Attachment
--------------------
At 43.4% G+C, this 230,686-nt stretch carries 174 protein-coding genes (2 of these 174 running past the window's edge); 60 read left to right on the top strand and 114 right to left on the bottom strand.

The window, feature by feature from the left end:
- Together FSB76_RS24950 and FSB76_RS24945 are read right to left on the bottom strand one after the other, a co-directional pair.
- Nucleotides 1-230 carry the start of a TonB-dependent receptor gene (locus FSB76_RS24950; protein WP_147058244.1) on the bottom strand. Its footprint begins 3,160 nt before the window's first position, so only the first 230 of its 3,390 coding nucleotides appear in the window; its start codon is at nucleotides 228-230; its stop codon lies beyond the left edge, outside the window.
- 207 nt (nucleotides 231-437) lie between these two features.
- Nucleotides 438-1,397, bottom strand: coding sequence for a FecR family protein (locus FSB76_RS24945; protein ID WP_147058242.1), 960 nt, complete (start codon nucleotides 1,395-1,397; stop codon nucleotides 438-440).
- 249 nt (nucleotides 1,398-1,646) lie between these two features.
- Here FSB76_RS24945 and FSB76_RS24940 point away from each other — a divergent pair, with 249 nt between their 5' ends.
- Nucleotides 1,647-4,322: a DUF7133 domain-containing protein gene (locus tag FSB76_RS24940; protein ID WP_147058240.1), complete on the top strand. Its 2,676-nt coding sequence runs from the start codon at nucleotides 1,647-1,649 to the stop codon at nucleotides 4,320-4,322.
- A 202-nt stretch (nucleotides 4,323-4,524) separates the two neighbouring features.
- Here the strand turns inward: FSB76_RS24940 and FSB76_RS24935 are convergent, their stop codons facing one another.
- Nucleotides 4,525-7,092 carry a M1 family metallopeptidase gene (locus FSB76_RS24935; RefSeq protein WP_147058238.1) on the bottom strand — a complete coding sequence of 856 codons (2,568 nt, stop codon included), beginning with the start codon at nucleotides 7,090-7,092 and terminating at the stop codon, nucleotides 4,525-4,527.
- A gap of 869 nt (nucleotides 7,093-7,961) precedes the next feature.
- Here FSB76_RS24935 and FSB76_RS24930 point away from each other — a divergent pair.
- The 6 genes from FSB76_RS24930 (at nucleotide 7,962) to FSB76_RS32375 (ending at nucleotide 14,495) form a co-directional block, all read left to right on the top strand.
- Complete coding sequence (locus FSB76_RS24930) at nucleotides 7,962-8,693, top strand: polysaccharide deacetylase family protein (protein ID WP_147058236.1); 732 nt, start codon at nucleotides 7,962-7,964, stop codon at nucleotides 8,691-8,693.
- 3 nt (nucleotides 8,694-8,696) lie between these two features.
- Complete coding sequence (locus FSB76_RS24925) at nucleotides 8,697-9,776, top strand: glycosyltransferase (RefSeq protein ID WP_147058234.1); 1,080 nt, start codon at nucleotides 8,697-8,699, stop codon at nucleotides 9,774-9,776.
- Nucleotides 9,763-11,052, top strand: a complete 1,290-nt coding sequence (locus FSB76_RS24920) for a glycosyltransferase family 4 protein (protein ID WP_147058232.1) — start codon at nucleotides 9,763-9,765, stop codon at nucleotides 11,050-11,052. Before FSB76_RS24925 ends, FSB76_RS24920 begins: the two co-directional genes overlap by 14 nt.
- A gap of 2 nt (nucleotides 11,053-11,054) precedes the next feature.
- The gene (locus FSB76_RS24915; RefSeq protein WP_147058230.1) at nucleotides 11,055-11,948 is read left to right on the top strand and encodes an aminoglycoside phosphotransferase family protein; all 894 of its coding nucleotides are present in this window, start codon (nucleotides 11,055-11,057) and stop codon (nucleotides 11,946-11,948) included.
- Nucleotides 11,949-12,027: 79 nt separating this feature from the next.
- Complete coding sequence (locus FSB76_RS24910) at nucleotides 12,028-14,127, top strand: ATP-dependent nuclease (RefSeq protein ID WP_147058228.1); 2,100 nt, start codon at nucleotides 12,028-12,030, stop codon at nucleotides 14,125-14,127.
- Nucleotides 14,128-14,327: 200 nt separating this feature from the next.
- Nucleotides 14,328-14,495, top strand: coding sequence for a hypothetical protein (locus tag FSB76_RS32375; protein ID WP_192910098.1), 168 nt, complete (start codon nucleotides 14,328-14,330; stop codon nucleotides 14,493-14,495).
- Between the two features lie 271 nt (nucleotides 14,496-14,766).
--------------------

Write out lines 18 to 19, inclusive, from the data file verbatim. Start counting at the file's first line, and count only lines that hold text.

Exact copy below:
- Complete coding sequence (locus FSB76_RS24925) at nucleotides 8,697-9,776, top strand: glycosyltransferase (RefSeq protein ID WP_147058234.1); 1,080 nt, start codon at nucleotides 8,697-8,699, stop codon at nucleotides 9,774-9,776.
- Nucleotides 9,763-11,052, top strand: a complete 1,290-nt coding sequence (locus FSB76_RS24920) for a glycosyltransferase family 4 protein (protein ID WP_147058232.1) — start codon at nucleotides 9,763-9,765, stop codon at nucleotides 11,050-11,052. Before FSB76_RS24925 ends, FSB76_RS24920 begins: the two co-directional genes overlap by 14 nt.